Ryan Songalia

Pacquiao’s bond with Roach ever strong after a decade together

 

BAGUIO CITY, Philippines – If you watch Manny Pacquiao work the punch mitts with trainer Freddie Roach closely enough, you’ll notice almost constant chatter between the two.

It is in these moments, when their speech is inaudible to anyone not standing directly beside them, that much of their strategies are formulated. They discuss the tactics they have been devising, and what maneuvers and combinations they feel will work best.

“It’s very important, it’s crucial for us,” Roach, who has trained Pacquiao since the Filipino congressman/pound for pound king first traveled to the United States over a decade ago, said of their mitt work banter.

“It’s one-on-one, that’s why I don’t let anyone mic me because when we used to have [HBO] 24/7 mic’ing us, he wouldn’t talk to me. So I told them not to interfere with that because we’re talking about strategy back and forth, what’s going to work and what’s not going to work, we’re just kinda putting out our formulas together and finding out what’s going to work best for him.”

A fighter can survive with a bad relationship with his promoter and manager, but congruity between fighter and trainer is indispensable. Few tandems in boxing communicate as well as Pacquiao and Roach. Though Pacquiao is far more comfortable speaking in the Filipino languages Tagalog and Visayan, he doesn’t hold back when voicing his input on Roach’s approach.

“Sometimes I’ll show him a move and he may not be comfortable with it,” explained Roach. “At one time he’d just do it to please me but now he’ll say, ‘I’d like to see if we can adjust it,’ and he’ll show me the adjustment. If I see a hole, I’ll show him the hole. If I see it’s good, we’ll use it.”

Pacquiao (54-3-2, 38 knockouts), who has held major world titles in eight separate divisions, is currently preparing to defend the WBO welterweight belt on June 9 against unbeaten junior welterweight titleholder Timothy Bradley (28-0, 12 KOs), of Palm Springs, Calif., at the MGM Grand in Las Vegas, Nev. It will be Pacquiao’s third defense of the belt that he won after stopping Miguel Cotto in the 12th round of their 2009 bout.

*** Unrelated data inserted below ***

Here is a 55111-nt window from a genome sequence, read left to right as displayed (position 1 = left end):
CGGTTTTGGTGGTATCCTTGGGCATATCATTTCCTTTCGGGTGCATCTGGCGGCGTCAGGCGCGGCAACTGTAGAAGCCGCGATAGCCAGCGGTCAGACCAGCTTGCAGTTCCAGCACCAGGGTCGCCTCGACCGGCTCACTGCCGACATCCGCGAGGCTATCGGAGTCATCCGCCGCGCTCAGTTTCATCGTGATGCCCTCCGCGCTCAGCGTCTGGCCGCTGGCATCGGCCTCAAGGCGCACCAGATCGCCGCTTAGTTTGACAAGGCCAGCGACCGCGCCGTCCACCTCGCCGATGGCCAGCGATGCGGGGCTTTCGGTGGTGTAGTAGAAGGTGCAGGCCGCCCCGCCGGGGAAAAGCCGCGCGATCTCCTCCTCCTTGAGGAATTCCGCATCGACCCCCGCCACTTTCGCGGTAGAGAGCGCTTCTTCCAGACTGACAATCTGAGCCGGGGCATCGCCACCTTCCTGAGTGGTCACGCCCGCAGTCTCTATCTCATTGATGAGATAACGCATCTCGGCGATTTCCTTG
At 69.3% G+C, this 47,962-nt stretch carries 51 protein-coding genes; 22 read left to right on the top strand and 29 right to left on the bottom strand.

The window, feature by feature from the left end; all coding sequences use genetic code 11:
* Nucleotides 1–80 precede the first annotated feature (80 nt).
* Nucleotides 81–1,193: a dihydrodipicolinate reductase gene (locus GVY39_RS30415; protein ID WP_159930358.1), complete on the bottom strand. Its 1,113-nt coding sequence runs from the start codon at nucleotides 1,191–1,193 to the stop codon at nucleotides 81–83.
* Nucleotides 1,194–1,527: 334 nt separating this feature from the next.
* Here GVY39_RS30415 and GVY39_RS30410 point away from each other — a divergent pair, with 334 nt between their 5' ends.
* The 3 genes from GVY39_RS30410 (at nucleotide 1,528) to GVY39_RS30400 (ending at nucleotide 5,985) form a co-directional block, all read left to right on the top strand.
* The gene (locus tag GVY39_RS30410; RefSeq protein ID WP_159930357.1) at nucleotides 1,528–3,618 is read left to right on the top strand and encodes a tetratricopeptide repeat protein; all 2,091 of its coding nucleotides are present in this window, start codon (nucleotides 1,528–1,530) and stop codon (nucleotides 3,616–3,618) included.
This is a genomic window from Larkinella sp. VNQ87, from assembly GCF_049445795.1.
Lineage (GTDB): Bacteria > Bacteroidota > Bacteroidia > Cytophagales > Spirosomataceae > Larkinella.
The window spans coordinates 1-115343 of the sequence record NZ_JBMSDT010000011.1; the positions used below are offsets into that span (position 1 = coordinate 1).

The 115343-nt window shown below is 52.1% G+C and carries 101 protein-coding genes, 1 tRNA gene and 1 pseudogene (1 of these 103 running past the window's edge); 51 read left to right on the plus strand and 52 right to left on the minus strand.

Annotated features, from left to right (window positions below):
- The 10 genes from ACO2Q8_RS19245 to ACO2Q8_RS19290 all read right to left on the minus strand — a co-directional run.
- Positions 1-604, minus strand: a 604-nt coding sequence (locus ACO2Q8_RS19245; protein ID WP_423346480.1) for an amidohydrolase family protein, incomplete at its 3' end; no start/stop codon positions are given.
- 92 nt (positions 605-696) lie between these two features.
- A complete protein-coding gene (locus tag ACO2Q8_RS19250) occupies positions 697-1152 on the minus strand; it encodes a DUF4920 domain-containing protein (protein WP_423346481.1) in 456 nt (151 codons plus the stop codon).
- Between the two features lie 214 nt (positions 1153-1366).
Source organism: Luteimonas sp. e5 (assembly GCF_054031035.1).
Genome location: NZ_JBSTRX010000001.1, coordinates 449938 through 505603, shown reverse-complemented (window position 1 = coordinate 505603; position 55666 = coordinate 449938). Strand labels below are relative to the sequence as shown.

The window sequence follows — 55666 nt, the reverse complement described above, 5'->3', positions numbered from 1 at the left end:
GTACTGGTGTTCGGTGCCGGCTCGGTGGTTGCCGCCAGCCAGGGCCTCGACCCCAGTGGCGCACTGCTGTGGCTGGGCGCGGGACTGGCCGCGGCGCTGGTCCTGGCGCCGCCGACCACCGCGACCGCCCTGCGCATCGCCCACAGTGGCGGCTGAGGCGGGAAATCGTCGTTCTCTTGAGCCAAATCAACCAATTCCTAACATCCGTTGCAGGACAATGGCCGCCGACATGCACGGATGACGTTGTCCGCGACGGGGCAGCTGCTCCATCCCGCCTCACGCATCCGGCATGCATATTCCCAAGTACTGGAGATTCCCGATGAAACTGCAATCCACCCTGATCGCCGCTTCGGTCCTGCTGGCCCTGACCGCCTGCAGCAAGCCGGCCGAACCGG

As Roach prepared for the second to last day of their three-week phase in Baguio City on Wednesday afternoon at the Cooyeesan Hotel, a crowd of nearly 100 spectators gathered for the only buzzing event going on in town, watching their national icon train. The only problem is, there’s no Pacquiao.

As the minutes tick past the scheduled start time of 2 p.m., word reaches Roach that Pacquiao is still upstairs in his room sleeping. The news seems to please Roach.

“I’ll never yell at him for being late because when he’s late he’s not f__king around, he’s sleeping,” said Roach.

“At first I’ll ask him if he had a run this morning, is that why you slept in a little bit longer today, why you slept in a little later? That’s why I don’t mind him sleeping and I wouldn’t want to interrupt that sleep. Most fighters in history, especially champions, they’re nocturnal people, they stay up late at night. They either watch the TV or are playing darts, and after they run they get sleepy. That’s when they get the best sleep, between the run and the workout.

“He’s exactly like Marlon Starling, Stevie Collins, Virgil Hill, Michael Moorer, they all have that similarity. That’s why when he’s late and everyone’s saying, ‘Why is he late?’ I used to say wake him up but I don’t say that anymore because he needs to rest.”

Earlier that morning, Pacquiao went to run sprints at the track at Burnham Park on the outskirts of Baguio City. Roach had said in earlier interviews that Alex Ariza, the strength and conditioning coach who left abruptly the week before to join WBC middleweight titleholder Julio Cesar Chavez Jr. in America, was unable to convince Pacquiao to run on the track, as Pacquiao usually preferred to run the hills and roads.

“For him to go to the track, that means he’s in a good mood,” said Roach.